Scenario Planning – Learning from Different Perspectives

Scenario Planning – Learning from Different Perspectives

Scenario Planning – Learning from Different Perspectives



Thinking about a goal, challenge or problem from different perspectives can provide a greater variety of potential solutions and actions. And you can leverage this creative advantage in preparing for the future, as well as implementing strategies in the present, using strategic foresight and scenario planning.

In the July – August 2020 issue of Harvard Business Review, a few months into the Covid pandemic, an article by J. Peter Scoblic, Learning from the Future – How to make robust strategy in times of deep uncertainty details how scenario planning is used in the US Coast Guard to plan for the future and implement new strategies in the present.

Scoblic identifies the concept of “Strategic Foresight” as the guiding principle driving scenario planning. He writes that “Its aim is not to predict the future but rather to make it possible to imagine multiple futures in creative ways that heighten our ability to sense, shape, and adapt to what happens in the years ahead. Strategic foresight doesn’t help us figure out what to think about the future. It helps us figure out how to think about it.”

Scenario planning becomes a powerful tool for thinking from different perspectives. The process includes thinking about what the future might look like in 5, 10 or 20 years. You are considering what trends and situations might shape how you operate in the future. Then you imagine what might a variety of futures look like and how you would be thinking and operating in those future scenarios. Finally, you are deciding on what strategies would help prepare your organization for that potential future.

In his article, Scoblic highlights how the US Coast Guard has been using scenario planning starting in the late 1990s. Rather than being a one-time exercise, it is a continuous improvement process that regularly considers the future needs of the organization and how to prepare now. The Coast Guard’s “goal was to get its personnel thinking about the future in a way that would inform and improve their ability to operate in the present.”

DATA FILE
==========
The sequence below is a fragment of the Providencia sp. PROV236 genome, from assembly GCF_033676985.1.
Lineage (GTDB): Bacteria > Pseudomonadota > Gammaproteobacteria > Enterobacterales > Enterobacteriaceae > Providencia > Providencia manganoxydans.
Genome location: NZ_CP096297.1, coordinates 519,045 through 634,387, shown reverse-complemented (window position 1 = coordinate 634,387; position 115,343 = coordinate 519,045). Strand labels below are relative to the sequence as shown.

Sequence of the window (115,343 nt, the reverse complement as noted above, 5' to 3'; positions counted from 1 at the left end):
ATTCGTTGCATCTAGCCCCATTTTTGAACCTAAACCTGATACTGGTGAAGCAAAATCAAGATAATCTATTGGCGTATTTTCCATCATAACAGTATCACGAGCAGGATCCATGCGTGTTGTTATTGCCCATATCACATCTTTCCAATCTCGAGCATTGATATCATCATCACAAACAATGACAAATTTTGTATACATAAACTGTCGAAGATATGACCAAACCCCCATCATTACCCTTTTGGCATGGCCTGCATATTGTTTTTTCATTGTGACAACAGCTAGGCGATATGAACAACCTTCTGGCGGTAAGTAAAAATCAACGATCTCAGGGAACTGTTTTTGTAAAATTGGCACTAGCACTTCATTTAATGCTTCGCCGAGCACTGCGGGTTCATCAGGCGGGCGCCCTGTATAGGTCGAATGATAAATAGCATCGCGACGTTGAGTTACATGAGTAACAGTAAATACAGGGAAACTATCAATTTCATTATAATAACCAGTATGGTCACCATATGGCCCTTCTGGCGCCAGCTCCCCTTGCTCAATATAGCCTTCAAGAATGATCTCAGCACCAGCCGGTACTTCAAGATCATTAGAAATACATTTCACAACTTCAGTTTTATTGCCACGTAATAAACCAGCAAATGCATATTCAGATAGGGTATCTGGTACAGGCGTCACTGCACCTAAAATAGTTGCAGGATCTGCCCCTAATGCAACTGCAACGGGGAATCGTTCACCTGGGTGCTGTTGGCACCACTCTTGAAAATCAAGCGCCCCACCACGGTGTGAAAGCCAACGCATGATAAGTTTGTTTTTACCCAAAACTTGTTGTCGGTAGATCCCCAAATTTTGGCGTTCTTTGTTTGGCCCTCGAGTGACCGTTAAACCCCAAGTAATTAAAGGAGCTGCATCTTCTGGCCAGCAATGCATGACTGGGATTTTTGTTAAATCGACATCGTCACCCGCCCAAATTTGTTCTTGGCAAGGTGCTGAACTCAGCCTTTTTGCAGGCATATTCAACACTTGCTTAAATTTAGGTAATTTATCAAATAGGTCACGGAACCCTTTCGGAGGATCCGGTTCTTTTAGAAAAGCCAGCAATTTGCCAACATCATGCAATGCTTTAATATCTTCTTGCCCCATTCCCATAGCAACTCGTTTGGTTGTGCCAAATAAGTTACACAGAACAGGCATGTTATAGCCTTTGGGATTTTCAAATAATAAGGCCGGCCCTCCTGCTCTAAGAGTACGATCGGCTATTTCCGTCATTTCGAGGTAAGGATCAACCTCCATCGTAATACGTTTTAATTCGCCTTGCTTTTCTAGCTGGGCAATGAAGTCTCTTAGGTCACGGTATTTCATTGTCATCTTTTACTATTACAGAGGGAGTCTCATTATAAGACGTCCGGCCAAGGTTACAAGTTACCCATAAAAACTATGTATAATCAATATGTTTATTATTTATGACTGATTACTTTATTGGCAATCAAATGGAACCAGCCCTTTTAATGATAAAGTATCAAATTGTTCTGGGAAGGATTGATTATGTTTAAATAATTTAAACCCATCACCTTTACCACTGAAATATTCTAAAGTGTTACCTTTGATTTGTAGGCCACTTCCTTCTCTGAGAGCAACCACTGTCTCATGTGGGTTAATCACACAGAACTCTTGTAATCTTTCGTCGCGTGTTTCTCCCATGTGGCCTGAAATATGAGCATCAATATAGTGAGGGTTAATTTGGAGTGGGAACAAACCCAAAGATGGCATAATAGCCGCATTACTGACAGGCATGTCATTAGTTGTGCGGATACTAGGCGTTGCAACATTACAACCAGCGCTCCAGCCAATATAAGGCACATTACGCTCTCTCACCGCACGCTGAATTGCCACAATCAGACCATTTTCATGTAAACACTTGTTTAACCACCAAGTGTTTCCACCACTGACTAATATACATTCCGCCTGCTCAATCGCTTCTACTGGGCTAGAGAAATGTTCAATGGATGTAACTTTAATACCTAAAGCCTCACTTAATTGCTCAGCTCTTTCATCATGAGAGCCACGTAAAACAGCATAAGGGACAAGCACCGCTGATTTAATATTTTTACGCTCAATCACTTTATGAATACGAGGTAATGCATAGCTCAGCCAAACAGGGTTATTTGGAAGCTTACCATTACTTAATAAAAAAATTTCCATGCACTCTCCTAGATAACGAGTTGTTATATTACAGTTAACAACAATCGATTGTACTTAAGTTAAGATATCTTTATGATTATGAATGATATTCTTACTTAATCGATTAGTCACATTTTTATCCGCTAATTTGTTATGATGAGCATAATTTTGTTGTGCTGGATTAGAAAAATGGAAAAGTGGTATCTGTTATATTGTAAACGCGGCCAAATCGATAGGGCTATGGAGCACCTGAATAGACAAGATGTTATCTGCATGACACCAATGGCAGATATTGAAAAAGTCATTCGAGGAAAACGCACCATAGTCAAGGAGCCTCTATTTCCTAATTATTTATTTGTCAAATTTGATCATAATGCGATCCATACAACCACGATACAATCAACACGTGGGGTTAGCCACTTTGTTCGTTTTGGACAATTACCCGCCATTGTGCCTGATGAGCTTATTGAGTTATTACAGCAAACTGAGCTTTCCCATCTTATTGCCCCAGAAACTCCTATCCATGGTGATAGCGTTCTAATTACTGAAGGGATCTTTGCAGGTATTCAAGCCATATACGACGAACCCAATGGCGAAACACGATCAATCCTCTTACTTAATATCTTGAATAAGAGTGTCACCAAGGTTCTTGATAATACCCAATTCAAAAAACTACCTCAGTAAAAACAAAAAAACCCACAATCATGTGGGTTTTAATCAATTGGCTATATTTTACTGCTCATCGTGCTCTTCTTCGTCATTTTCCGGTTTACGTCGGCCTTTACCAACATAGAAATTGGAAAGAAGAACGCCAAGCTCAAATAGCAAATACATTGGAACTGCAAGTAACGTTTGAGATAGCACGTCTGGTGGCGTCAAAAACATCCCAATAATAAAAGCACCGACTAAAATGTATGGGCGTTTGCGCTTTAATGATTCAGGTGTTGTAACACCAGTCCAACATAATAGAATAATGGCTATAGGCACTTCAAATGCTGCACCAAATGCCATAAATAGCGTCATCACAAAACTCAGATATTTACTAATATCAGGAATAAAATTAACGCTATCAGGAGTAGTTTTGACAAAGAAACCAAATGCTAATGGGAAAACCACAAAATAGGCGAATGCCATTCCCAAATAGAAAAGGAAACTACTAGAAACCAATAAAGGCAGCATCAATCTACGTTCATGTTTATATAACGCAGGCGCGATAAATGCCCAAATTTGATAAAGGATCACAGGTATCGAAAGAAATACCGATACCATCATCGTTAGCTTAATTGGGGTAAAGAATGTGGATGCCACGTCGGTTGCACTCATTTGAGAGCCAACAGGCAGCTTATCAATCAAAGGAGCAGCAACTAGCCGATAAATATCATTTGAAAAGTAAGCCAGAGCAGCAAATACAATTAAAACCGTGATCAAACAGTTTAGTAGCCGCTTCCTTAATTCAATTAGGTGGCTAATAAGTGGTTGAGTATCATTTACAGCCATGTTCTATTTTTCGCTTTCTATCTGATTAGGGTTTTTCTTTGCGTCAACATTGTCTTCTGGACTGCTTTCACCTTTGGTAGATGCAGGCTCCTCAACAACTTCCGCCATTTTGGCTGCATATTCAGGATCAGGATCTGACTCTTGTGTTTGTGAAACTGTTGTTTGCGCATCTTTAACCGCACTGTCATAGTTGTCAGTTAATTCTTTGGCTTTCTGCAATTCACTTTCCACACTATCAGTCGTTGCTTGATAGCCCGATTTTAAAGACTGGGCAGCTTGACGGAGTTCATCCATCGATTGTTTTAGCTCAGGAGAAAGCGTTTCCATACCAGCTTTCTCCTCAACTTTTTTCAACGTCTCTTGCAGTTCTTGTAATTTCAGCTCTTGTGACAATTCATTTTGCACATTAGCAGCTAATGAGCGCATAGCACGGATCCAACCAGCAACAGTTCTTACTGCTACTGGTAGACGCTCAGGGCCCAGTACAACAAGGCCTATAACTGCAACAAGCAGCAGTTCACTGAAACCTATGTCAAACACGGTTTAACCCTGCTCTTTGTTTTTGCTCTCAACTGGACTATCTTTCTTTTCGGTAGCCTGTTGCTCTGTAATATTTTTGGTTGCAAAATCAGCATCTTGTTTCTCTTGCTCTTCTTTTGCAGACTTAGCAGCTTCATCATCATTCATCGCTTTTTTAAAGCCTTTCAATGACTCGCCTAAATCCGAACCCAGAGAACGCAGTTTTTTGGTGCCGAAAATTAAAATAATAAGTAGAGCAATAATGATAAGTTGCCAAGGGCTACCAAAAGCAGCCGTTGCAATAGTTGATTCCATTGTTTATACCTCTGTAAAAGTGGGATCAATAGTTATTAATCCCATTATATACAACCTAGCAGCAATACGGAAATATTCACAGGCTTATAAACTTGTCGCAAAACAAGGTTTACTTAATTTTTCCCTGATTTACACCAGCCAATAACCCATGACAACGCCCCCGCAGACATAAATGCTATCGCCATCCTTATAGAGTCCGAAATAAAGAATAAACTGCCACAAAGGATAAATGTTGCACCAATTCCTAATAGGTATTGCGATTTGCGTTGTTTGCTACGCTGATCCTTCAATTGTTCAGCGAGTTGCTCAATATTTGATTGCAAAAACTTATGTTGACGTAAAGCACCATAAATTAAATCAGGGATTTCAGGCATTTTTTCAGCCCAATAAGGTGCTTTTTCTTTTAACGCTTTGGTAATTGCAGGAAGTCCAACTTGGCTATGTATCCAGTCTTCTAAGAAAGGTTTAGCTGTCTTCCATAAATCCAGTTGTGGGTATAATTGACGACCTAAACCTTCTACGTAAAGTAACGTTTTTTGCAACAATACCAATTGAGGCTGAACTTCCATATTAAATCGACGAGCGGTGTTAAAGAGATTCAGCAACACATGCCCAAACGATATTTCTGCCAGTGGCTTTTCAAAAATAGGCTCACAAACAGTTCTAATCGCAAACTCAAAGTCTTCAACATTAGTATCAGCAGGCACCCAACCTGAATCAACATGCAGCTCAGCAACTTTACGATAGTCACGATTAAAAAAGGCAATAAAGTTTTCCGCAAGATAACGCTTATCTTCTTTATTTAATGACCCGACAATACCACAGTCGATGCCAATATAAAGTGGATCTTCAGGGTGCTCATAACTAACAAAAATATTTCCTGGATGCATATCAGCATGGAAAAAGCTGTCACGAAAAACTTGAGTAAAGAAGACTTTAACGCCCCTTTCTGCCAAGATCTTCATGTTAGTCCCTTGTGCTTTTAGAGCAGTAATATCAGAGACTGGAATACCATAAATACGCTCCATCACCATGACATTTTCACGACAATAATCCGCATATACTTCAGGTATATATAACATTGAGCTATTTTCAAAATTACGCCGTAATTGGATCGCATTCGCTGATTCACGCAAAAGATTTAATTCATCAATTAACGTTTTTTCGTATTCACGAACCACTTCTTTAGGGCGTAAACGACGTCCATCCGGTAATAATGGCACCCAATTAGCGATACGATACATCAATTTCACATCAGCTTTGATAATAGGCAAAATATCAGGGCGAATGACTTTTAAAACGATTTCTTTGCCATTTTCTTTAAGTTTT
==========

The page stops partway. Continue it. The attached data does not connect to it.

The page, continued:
A result of ongoing scenario planning was the Coast Guard’s ability to coordinate efforts in New York City during 9/11 when they needed to help thousands of people to leave lower Manhattan, many of them by boat. The Coast Guard was able to implement a plan that called on both public and private watercraft to help with the evacuation.

One of the crucial aspects of leveraging scenario planning is reordering our concept of time. Rather than thinking of time as a strictly linear past – present – future, scenario planning asks us to first consider what the future might look like and how we would act in that future and then what strategies are needed in the present to be prepared for that future.

And as the future becomes the present what new futures do we need to consider? Reimagining time as a loop in which we can bring thinking about a potential future into how we change the present requires thinking from multiple perspectives.

I recommend that you read Scoblic’s complete article to learn more about these concepts. One final thought from the article, “If companies want to make effective strategy in the face of uncertainty, they need to set up a process of constant exploration—one that allows top managers to build permanent but flexible bridges between their actions in the present and their thinking about the future. What’s necessary, in short, is not just imagination but the institutionalization of imagination. That is the essence of strategic foresight.

Super-Leaders can invest in themselves by increasing their skills in investing time in strategic thinking, considering situations from multiple perspectives and using tools like scenario planning to support successful achievement of goals now and in the future.

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Welcome to the Listening to the Leader in You Blog

Super-leaders arm themselves with insight. This blog is where you’ll find concepts, ideas, resources and more for honing your full set of leadership capabilities. 
Lynn Schaber, MCC
For the past 20 years, I’ve been privileged to partner with individuals intent on cracking the code to leadership beyond the ordinary.